Perhaps nobody told you, but over 1.35 million objects from the Smithsonian’s 19 museums, 9 major research centers, and the national zoo have been recently released and combined with custom tools to support rich, digital learning around the globe using the largest treasure trove of historical assets in the world.
Somewhere between 9 and 10am EST on a chilly Thursday morning late in October, a year of work culminated with the activation of a new domain. You might not have felt it, but the Smithsonian quietly released the single largest worldwide collection of OER by any one agency in the history of digital resource publishing. And the fun’s just begun.
Open Educational Resources (OER) are teaching, learning, and research resources that reside in the public domain or have been released under an intellectual property license that permits their free use and re-purposing by others. After a year of planning and design headed up by the Smithsonian Center for Learning and Digital Access (SCLDA) with technical design and development led by Navigation North Learning, the Smithsonian Learning Lab was launched.
Three weeks beyond a very hushed “soft-launch”, SCLDA already finds itself managing nearly a 1,000 sessions a day and has over 600 registered users. Amazingly, over 700 private Learning Collections have been created, with over 100 of them now published by teams of Smithsonian educators and various classroom teachers from across the country. With the big, official “PR” launch still months away, many already seem to be finding their way to this new environment. Teachers do talk after all. And it’s no wonder; we worked with SCLDA for two years conducting research with hundreds of top educators and classrooms across the country to design a system where otherwise passive purveyors would now have the freedom to peruse and select their own artifacts and create custom collections focused on specific topics, or designed to teach a certain concept, or explore a given genre, or examine a selected historical era.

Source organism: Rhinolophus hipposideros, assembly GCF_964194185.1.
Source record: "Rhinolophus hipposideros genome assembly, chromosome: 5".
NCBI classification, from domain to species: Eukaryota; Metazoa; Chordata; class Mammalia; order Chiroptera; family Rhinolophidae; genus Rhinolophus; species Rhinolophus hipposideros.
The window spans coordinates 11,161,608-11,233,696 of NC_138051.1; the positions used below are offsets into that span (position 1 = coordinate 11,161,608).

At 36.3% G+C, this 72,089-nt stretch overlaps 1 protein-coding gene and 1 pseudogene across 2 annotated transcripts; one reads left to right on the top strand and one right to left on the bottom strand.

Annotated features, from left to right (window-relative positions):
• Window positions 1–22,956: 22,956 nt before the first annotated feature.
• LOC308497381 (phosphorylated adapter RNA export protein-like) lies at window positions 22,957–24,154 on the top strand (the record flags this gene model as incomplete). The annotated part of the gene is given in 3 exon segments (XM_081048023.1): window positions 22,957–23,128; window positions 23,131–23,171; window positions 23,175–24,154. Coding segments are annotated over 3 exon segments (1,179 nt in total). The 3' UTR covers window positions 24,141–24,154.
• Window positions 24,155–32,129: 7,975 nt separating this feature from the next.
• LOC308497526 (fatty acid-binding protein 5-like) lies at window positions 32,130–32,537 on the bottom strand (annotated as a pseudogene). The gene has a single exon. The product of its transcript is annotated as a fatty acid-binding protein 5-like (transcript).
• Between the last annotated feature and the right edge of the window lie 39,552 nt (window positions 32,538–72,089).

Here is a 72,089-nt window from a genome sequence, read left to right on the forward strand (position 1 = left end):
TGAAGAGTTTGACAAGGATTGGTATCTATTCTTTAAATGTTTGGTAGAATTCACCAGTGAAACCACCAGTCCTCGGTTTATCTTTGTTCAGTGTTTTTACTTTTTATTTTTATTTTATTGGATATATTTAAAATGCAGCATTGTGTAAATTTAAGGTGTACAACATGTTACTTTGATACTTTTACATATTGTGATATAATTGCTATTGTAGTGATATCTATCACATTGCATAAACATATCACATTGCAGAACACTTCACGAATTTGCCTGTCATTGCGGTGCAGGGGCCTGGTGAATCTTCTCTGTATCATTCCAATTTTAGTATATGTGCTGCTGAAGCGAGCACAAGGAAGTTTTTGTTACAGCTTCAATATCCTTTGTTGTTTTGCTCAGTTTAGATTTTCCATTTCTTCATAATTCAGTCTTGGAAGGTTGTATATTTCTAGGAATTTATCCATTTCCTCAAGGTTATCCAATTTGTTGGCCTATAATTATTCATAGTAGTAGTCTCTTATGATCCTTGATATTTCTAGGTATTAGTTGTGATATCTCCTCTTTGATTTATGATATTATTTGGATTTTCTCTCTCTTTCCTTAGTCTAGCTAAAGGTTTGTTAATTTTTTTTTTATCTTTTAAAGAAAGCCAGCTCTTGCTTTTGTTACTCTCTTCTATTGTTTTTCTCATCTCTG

Where there was nothing a month ago, there are now fully digitized, engaging, learning experiences as assembled by local teachers, top researchers, and historian/educators alike using artifacts from the Smithsonian’s treasure trove of historical holdings and assets. We are very proud of the contributions we were able to make to the new Smithsonian Learning Lab and look forward to seeing people assemble their own collections, make usable copies of others’, browse through the world’s largest digital repository of materials, or focus on topics as diverse as:
With over a million useful resources available right now, and an aggressive digitization strategy in place targeting another 130 million more records (that is correct, 130 million), the Smithsonian is doing its part. And we’ve done ours as well. When a system blends vast resources with teachers’ immense creativity, learners need just bring their curiosity and a desire for the world’s most comprehensive, richest resources.
Welcome to your Smithsonian Learning Lab.
Sincerely, Navigation North